Books

The Fearing

{Book Review} The Fearing Books Two and Three by John F. D. Taff

I would like to apologize on behalf of myself and my team at Signal Horizon for not reviewing book two when it came out. There’s a reason why they call John F.D. Taff the King of Pain, because these novels really brought the pain. If you haven’t jumped on The Fearing train, you need to fix that and buy yourself a ticket, because this serial novel is the horror event of the 21st century.

Book Two: Water & Wind, and Book Three: Air & Dust are the perfect follow ups to the first novel. In fact, that’s one thing that Taff is great at, building suspense by building up the plot. He allows room for action, for the characters to grow, for the reader to grow attached to the characters, then like a greedy man, he shoves his hand into your chest and rips out the beating red thing that makes us feel emotion and leaves us on the ground writhing in pain.

Book Two continues where Book One left off Carli, Kyle, and Sarah have escaped the snakes and the human eating moths, to gain composure and try to find their homes. The bus tour continues moving East, where they witness a shocking event in Arizona, that is intense and harrowing. Adam is working with Jelnik, and we begin to learn more about his character, and the villain that he is. We also get introduced to new characters in this book, Reverend Mark Hubert and a strange girl named Monday. All these characters tie into each other in a great way, and Monday seems to be the rival character to Adam, but time will tell.

Book Two has some amazing set pieces, including a cannibal attack that is horrifying and heart breaking, a KKK raid that is one of the darkest things I’ve ever read, and more surprises in store. We also learn in book two a theory of what might be causing the fears to come back to earth and attack the humans. When book two ends, you will be on the ground, curled up in a ball and crying, wishing you had book three. Which is now out, so you’re in luck.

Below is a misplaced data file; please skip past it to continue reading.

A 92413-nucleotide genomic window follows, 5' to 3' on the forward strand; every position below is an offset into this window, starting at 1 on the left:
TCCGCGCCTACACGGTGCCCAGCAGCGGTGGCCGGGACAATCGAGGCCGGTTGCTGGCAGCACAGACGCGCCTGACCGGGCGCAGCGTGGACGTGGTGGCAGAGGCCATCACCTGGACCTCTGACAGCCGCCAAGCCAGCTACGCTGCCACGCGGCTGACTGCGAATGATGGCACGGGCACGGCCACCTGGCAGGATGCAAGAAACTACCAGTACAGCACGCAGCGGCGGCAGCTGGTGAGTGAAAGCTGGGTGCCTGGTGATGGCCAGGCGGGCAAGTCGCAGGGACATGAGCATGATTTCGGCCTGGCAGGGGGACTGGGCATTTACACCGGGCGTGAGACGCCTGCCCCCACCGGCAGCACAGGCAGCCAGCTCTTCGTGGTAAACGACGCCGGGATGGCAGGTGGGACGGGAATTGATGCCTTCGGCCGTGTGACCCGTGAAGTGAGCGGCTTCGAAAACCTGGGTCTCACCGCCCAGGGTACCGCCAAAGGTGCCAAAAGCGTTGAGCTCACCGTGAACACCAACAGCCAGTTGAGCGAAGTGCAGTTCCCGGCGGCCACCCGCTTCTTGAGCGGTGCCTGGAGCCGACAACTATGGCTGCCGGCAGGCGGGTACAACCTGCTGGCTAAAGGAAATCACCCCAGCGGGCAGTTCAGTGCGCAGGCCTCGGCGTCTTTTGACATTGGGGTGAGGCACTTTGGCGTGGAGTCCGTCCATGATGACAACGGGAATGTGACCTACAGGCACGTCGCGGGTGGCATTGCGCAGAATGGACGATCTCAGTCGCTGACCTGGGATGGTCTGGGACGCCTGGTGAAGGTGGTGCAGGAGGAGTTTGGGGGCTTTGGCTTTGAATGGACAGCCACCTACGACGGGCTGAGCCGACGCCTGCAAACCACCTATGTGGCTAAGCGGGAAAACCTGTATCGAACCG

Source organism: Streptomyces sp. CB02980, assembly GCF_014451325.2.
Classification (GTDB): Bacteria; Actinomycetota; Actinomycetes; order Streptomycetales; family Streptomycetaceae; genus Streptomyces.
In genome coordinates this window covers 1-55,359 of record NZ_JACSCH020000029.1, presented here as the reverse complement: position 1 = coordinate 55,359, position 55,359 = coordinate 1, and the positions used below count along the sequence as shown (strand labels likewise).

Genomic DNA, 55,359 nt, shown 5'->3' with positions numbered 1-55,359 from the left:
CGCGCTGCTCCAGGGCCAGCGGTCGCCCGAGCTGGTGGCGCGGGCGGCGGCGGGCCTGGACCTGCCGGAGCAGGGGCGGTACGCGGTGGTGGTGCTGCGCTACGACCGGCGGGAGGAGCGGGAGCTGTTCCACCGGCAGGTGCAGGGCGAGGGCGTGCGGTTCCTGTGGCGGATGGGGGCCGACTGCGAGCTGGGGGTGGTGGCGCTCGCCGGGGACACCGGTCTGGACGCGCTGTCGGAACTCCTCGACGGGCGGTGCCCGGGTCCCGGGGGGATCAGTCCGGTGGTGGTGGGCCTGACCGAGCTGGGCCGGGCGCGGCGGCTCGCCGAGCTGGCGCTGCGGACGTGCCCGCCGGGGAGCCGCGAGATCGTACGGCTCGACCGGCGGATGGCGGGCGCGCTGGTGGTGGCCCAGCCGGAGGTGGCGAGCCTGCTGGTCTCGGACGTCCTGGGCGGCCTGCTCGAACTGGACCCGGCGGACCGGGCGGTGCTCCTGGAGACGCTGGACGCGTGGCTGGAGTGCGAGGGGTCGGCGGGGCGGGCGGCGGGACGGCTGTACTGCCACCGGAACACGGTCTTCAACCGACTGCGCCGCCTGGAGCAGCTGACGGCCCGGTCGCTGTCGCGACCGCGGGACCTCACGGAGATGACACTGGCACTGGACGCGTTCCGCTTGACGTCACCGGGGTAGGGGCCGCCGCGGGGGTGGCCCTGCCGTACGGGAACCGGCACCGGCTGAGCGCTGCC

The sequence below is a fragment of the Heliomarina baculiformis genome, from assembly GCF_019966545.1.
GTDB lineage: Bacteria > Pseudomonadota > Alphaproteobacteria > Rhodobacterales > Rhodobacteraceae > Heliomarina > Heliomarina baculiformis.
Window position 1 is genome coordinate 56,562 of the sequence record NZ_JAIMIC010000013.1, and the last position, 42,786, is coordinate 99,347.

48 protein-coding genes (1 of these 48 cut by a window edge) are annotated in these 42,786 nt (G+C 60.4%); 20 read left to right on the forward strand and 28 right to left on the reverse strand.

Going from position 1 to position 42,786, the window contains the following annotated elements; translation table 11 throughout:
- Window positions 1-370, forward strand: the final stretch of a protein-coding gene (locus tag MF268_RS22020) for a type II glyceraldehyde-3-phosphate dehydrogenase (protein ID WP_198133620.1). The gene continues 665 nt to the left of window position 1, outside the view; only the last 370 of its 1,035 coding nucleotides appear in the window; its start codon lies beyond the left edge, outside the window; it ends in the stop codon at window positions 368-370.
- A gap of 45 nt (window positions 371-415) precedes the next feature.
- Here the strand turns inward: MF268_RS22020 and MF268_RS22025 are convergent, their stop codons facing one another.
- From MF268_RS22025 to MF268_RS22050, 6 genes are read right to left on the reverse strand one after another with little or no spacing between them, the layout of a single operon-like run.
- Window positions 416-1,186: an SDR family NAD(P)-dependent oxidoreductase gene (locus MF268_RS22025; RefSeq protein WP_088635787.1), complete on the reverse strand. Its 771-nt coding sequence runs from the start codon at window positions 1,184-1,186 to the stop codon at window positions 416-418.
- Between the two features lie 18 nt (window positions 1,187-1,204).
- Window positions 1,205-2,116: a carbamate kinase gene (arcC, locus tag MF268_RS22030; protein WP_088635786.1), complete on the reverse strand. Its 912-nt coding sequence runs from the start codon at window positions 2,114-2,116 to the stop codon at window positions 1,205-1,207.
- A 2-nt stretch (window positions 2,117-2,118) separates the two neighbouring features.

Book Three is a book that is a bit different than the other two. Books one and two are very fast paced, intense, scary, and suspenseful. Book three slows things down. We get a sense that Taff is moving into the end game, and he had to slow things down to help the reader acclimate themselves while he sets up the chess pieces. That’s not to say it’s slow, there are still a handful of action scenes, and its as suspenseful as it’s always been. Most of the characters take a backseat to a group of survivors who have banded together in an airport. Normally in an apocalyptic novel there is safety in numbers, but as you will see, in a world where our fears come to life maybe it’s best to stay apart.

That’s what I love most about this novel, the apocalyptic scenario. We’ve seen so many apocalyptic stories that the genre has kind of phased itself out. Chuck Wendig’s The Wanderers was great, but The Fearing is even better. It’s fresh, it’s original, and its heartbreaking. What more could you want? Nothing, because as far as I’m concerned, this is the best apocalyptic horror novel since The Stand or Swan Song.

The apocalyptic scenario mentioned above is that people’s fears come to life and attack them. The concept that the novels follow is that there is this metaphysical space that stores all of our fears. This space is a machine, it only serves one purpose, to store the fears. Well, now it’s full, and it has to reset itself. That means dumping all of our fears onto the earth, and letting us wade in the muck to survive and see it through. This is an interesting scenario because while we have Adam, who is our main villain. The cause of the apocalypse is the indifference of machines. A machine is built or created to serve a person, the machine doesn’t feel or care, so, this machine has fulfilled its purpose and is resetting itself, and we are paying the price.

Taff is also making a lot of commentary about people in this novel, relationships, courage, loss, and hope all tie into the theme of this novel. Book three expands on these a little, but book three is also the section of any long apocalyptic novel where the characters are given space to breathe, grieve and develop. They’re in good hands with John F.D. Taff, or horrible hands, since I’m still recovering after what happened in book two.

We here at Signal Horizon give all three books in this serialized novel a strong seal of approval and if you’re a horror fan who hasn’t got started on these. Fix that as soon as you can; trust me, you won’t regret it.

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